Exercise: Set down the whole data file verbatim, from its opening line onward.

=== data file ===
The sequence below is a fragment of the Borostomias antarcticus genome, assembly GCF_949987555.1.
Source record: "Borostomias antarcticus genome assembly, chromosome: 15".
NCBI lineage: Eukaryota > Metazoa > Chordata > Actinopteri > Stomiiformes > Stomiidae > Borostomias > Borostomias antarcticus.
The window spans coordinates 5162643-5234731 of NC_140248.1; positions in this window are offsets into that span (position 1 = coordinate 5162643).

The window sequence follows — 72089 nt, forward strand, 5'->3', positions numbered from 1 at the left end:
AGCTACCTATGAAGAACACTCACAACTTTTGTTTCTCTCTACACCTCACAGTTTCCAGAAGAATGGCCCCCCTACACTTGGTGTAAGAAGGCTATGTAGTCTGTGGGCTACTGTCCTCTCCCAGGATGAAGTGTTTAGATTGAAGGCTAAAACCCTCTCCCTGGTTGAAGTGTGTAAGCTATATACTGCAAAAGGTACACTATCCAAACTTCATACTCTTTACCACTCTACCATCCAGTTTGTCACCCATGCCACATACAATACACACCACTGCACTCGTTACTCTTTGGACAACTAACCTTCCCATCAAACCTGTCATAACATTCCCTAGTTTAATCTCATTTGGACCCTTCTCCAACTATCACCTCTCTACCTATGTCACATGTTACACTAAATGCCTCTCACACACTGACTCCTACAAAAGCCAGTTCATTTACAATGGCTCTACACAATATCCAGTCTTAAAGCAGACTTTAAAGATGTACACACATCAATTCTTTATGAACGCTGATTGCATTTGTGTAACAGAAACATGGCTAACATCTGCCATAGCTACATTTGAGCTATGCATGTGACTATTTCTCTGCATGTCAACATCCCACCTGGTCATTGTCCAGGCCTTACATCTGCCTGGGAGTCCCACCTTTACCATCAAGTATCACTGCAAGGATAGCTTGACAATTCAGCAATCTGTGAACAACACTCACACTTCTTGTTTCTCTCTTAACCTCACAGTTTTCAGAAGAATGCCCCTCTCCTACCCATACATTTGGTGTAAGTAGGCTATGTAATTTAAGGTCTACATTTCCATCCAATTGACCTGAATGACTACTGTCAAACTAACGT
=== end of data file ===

The sequence below is a fragment of the Borostomias antarcticus genome, assembly GCF_949987555.1.
Source record: "Borostomias antarcticus genome assembly, chromosome: 15".
NCBI lineage: Eukaryota > Metazoa > Chordata > Actinopteri > Stomiiformes > Stomiidae > Borostomias > Borostomias antarcticus.
The window spans coordinates 5162643-5234731 of NC_140248.1; positions in this window are offsets into that span (position 1 = coordinate 5162643).

The window sequence follows — 72089 nt, forward strand, 5'->3', positions numbered from 1 at the left end:
AGCTACCTATGAAGAACACTCACAACTTTTGTTTCTCTCTACACCTCACAGTTTCCAGAAGAATGGCCCCCCTACACTTGGTGTAAGAAGGCTATGTAGTCTGTGGGCTACTGTCCTCTCCCAGGATGAAGTGTTTAGATTGAAGGCTAAAACCCTCTCCCTGGTTGAAGTGTGTAAGCTATATACTGCAAAAGGTACACTATCCAAACTTCATACTCTTTACCACTCTACCATCCAGTTTGTCACCCATGCCACATACAATACACACCACTGCACTCGTTACTCTTTGGACAACTAACCTTCCCATCAAACCTGTCATAACATTCCCTAGTTTAATCTCATTTGGACCCTTCTCCAACTATCACCTCTCTACCTATGTCACATGTTACACTAAATGCCTCTCACACACTGACTCCTACAAAAGCCAGTTCATTTACAATGGCTCTACACAATATCCAGTCTTAAAGCAGACTTTAAAGATGTACACACATCAATTCTTTATGAACGCTGATTGCATTTGTGTAACAGAAACATGGCTAACATCTGCCATAGCTACATTTGAGCTATGCATGTGACTATTTCTCTGCATGTCAACATCCCACCTGGTCATTGTCCAGGCCTTACATCTGCCTGGGAGTCCCACCTTTACCATCAAGTATCACTGCAAGGATAGCTTGACAATTCAGCAATCTGTGAACAACACTCACACTTCTTGTTTCTCTCTTAACCTCACAGTTTTCAGAAGAATGCCCCTCTCCTACCCATACATTTGGTGTAAGTAGGCTATGTAATTTAAGGTCTACATTTCCATCCAATTGACCTGAATGACTACTGTCAAACTAACGT